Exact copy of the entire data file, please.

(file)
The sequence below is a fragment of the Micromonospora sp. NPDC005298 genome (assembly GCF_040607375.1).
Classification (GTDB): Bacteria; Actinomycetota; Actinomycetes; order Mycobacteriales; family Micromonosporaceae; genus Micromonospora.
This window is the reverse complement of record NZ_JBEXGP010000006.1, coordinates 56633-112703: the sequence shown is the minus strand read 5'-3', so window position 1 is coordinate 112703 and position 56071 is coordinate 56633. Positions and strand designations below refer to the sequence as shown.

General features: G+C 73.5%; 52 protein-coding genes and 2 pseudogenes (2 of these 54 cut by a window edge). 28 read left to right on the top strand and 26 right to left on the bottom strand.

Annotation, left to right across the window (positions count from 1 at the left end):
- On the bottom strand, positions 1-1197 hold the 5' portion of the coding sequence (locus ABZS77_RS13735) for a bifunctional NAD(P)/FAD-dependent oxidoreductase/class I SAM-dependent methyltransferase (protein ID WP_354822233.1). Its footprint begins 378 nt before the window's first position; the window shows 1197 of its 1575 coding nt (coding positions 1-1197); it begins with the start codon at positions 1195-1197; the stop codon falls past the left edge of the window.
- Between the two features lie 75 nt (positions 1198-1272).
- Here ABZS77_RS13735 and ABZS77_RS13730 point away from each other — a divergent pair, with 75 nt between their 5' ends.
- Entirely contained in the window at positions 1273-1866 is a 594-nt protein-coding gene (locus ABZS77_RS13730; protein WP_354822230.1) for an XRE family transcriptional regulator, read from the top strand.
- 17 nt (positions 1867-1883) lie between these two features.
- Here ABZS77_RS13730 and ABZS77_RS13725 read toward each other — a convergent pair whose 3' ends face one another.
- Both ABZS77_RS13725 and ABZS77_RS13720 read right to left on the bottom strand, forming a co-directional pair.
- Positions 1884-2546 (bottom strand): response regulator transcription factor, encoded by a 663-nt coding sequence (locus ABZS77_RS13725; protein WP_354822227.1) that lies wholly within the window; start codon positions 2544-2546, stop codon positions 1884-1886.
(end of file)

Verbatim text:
The sequence below is a fragment of the Micromonospora sp. NPDC005298 genome (assembly GCF_040607375.1).
Classification (GTDB): Bacteria; Actinomycetota; Actinomycetes; order Mycobacteriales; family Micromonosporaceae; genus Micromonospora.
This window is the reverse complement of record NZ_JBEXGP010000006.1, coordinates 56633-112703: the sequence shown is the minus strand read 5'-3', so window position 1 is coordinate 112703 and position 56071 is coordinate 56633. Positions and strand designations below refer to the sequence as shown.

General features: G+C 73.5%; 52 protein-coding genes and 2 pseudogenes (2 of these 54 cut by a window edge). 28 read left to right on the top strand and 26 right to left on the bottom strand.

Annotation, left to right across the window (positions count from 1 at the left end):
- On the bottom strand, positions 1-1197 hold the 5' portion of the coding sequence (locus ABZS77_RS13735) for a bifunctional NAD(P)/FAD-dependent oxidoreductase/class I SAM-dependent methyltransferase (protein ID WP_354822233.1). Its footprint begins 378 nt before the window's first position; the window shows 1197 of its 1575 coding nt (coding positions 1-1197); it begins with the start codon at positions 1195-1197; the stop codon falls past the left edge of the window.
- Between the two features lie 75 nt (positions 1198-1272).
- Here ABZS77_RS13735 and ABZS77_RS13730 point away from each other — a divergent pair, with 75 nt between their 5' ends.
- Entirely contained in the window at positions 1273-1866 is a 594-nt protein-coding gene (locus ABZS77_RS13730; protein WP_354822230.1) for an XRE family transcriptional regulator, read from the top strand.
- 17 nt (positions 1867-1883) lie between these two features.
- Here ABZS77_RS13730 and ABZS77_RS13725 read toward each other — a convergent pair whose 3' ends face one another.
- Both ABZS77_RS13725 and ABZS77_RS13720 read right to left on the bottom strand, forming a co-directional pair.
- Positions 1884-2546 (bottom strand): response regulator transcription factor, encoded by a 663-nt coding sequence (locus ABZS77_RS13725; protein WP_354822227.1) that lies wholly within the window; start codon positions 2544-2546, stop codon positions 1884-1886.